Weed gets boozy
I heard that California medical cannabis is going to be regulated by the Department of Alcoholic Beverage Control. Is this true?
It could happen. Assembly Bill 473, introduced by Assemblyman Tom Ammiano, would indeed place medical marijuana under the purview of the ABC. The bill has gained traction, passing through the Committee on Public Safety, and could soon become law.
In some ways, this move makes sense. ABC has vast experience in regulating and licensing the distribution of mind-altering substances. I think the general idea is that once statewide regulations are in place, it would be relatively simple to implement a system for recreational cannabis use as well.
The problem is that many activists think that medical marijuana and alcohol shouldn’t be under the same umbrella. They may have a point: The booze industry was one of the main opponents of Proposition 19 back in 2010. Studies have shown that in states where medical cannabis is allowed, not only do people drink less, they also use fewer pharmaceutical drugs. The conflict of interest that may be created is a bit of a sticking point. Don Duncan, California director for Americans for Safe Access, told me that ASA would “begrudgingly offer their support,” but they hoped for something a little better to come along. California State Senate President Pro Tem Darrell Steinberg has reserved a spot to introduce a bill, but no one knows if he will or not.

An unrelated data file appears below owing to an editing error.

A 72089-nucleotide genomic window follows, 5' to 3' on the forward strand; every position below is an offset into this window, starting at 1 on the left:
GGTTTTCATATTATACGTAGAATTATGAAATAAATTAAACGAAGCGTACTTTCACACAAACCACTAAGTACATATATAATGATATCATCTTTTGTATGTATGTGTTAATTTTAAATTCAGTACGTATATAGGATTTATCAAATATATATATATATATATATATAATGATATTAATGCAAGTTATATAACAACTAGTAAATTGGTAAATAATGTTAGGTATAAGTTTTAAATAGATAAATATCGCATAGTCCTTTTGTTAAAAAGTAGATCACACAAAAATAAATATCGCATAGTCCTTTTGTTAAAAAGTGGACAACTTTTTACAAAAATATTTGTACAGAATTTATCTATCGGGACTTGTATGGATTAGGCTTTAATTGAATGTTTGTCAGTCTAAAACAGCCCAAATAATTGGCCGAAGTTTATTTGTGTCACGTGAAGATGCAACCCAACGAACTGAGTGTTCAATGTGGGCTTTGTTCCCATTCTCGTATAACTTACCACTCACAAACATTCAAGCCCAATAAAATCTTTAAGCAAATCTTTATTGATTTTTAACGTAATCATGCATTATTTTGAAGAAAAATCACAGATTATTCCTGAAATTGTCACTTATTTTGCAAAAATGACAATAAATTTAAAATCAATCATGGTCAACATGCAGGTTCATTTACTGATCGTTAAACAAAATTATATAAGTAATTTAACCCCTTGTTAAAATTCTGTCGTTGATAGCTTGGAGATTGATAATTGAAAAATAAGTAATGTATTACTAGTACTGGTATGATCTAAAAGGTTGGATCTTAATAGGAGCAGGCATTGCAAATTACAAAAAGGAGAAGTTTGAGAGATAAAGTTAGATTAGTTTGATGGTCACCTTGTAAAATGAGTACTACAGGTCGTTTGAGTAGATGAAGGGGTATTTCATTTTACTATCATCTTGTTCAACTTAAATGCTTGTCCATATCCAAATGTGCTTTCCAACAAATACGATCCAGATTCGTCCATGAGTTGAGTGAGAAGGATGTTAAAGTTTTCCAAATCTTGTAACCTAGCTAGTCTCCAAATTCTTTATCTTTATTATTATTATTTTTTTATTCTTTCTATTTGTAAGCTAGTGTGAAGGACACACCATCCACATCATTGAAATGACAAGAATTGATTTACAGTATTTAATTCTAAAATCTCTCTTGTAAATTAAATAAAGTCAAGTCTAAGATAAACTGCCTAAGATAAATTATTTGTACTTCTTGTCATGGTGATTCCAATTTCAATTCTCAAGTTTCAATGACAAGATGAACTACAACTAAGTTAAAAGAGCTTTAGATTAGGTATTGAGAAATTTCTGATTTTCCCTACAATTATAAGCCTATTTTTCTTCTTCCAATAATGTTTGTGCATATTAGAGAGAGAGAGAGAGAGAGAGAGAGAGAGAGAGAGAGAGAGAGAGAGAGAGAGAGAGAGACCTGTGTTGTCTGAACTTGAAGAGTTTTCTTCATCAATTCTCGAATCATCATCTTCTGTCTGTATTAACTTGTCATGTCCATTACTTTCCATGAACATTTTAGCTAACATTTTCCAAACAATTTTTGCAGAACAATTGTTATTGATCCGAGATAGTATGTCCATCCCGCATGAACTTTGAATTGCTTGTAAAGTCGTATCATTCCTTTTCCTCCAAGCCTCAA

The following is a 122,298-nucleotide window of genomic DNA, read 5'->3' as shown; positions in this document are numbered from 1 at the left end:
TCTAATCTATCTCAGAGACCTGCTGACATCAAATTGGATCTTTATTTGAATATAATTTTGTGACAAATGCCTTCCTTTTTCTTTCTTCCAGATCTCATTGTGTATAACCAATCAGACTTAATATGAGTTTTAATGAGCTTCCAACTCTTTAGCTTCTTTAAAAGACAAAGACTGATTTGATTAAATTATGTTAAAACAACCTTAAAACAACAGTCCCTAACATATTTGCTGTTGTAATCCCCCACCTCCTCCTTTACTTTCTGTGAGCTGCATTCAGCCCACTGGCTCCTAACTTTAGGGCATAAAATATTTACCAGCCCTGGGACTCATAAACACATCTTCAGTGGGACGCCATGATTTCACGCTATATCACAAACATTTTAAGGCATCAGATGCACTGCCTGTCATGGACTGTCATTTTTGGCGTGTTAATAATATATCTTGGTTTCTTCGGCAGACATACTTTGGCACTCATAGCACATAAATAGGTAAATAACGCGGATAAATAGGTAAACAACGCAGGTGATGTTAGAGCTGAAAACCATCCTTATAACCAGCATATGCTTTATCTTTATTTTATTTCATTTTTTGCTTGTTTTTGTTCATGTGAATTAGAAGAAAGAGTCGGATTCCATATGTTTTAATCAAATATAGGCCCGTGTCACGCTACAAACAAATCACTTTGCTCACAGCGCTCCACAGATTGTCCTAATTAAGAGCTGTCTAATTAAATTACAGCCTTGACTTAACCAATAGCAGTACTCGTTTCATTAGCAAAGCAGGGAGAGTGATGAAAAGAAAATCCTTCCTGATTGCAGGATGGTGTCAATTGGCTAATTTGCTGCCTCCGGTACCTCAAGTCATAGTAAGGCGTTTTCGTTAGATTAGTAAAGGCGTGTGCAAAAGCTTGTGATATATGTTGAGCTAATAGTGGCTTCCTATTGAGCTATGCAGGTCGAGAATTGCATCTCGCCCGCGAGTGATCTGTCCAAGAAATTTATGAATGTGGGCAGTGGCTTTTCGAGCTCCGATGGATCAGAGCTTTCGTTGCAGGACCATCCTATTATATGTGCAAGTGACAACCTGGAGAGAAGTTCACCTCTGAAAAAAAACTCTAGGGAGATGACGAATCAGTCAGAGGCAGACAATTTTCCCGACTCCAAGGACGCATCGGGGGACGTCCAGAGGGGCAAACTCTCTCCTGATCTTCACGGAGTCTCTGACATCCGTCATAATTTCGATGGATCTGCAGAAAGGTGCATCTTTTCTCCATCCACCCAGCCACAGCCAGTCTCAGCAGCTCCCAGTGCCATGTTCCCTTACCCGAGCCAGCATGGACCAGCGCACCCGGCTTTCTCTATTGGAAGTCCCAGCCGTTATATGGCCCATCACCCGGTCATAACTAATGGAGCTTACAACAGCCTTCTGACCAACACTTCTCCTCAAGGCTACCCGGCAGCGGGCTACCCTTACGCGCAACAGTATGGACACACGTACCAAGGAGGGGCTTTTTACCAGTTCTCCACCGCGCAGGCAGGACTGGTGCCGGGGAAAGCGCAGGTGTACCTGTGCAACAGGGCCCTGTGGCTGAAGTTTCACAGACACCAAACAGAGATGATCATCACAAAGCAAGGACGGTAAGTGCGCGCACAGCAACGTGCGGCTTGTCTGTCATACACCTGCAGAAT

Are California’s U.S. attorneys done clamping down on pot in the state?
“Clamping down” may be a strong way to put it, but they haven’t really let up. Just last week, federal Drug Enforcement Administration agents in San Diego raided the last “legal” club left in that city, One on One Patients Association medical-cannabis dispensary, taking all of its computers, pot and money. The timing of the raid has been called into question by cannabis activists, because the night before the raid Kenneth Cole, the president of the One on One collective and a cannabis patient himself (he uses it for terminal bone cancer), had testified in front of the San Diego City Council in favor of a new ordinance spearheaded by Mayor Bob Filner.
The city council voted against the new ordinance, opting instead to revisit an ordinance it passed in 2011. That one was rescinded after medical-cannabis activists circulated a petition and collected enough signatures to force the city to either revoke or hold a special citywide election. Why the San Diego City Council would want to restart an ordinance that has already been defeated is anyone’s guess.
In Oakland, the Harborside Health Center case is still a-brewing. It beat its landlord’s eviction attempt, but it’s still fighting a $2.5 million federal tax bill.
It’s not like we are at a standoff—more like a standstill. Everyone is waiting to see what the feds are gonna do about Washington and Colorado. In the meantime, more and more states, such as Maine and Oregon, are introducing legislation to legalize recreational-cannabis use.